Bob Essert had moved to Arup Acoustics by 1997 when he wrote this paper for EBU Technical Review, Winter 1997.
“Room response is a function of space and time, and the data can be sliced many different ways for the understanding of the process.”
For many decades, the acoustical design of rooms for music performances was driven almost exclusively by considerations of the time history of sound. However, the propagation of sound is a function of both time and space: our hearing and perception of sound are sensitive to spatial as well as temporal attributes.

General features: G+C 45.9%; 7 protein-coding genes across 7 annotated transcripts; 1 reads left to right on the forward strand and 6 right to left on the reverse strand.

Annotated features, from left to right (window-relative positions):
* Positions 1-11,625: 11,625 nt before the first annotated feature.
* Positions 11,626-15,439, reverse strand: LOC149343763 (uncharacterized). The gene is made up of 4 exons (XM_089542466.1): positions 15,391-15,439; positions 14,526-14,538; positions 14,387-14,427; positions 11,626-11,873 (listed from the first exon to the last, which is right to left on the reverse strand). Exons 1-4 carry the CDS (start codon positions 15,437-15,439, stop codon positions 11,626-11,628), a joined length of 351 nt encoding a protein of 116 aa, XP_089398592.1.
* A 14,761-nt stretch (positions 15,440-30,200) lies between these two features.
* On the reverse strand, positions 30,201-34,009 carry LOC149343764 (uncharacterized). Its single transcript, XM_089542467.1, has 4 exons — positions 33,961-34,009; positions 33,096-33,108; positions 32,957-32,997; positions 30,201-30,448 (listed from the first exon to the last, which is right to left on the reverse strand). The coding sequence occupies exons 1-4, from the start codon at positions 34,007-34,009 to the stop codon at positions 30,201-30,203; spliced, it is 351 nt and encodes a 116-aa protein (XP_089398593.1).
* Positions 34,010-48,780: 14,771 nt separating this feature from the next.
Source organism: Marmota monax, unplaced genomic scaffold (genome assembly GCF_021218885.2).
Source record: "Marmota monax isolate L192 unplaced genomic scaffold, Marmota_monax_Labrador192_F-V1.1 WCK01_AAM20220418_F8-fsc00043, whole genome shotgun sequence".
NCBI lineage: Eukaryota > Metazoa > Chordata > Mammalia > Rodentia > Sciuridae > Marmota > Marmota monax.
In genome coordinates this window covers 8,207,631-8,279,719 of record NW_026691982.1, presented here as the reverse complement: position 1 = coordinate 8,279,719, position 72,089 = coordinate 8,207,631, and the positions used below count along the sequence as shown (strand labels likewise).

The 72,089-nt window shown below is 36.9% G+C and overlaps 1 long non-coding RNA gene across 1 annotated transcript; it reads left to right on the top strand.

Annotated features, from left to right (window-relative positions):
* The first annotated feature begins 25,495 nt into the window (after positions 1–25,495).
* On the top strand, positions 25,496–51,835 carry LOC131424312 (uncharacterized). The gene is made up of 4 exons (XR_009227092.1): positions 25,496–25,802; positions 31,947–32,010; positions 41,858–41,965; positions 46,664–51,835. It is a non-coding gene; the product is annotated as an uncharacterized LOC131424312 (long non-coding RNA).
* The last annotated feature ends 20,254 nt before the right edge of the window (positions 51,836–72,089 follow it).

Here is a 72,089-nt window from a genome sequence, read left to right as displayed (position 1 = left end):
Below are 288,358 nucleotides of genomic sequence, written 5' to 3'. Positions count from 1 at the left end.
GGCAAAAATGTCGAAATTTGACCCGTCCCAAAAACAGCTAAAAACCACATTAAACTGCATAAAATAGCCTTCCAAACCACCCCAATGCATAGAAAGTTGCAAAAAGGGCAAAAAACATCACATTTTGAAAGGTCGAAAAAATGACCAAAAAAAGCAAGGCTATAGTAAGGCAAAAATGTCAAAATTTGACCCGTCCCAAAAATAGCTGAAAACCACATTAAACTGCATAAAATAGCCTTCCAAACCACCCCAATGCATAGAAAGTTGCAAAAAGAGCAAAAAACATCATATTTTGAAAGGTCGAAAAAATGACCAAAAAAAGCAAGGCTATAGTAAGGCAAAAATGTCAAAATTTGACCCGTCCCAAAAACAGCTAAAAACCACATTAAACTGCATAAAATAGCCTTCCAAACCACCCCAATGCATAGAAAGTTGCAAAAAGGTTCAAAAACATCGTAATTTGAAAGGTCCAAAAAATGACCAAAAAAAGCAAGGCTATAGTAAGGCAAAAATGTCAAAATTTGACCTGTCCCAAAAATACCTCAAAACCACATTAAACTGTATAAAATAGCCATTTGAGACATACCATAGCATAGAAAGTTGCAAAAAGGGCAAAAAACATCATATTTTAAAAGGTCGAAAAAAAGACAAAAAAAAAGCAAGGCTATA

This article traces the development of spatial acoustics in the design of halls during the late 20th century, in relation to the advancement of acoustical knowledge and related technologies. An outline is given of current directions in modelling and measurement systems that may lead to a greater understanding of which spatial sound fields are preferred for different events, and how the geometrical form can influence them.
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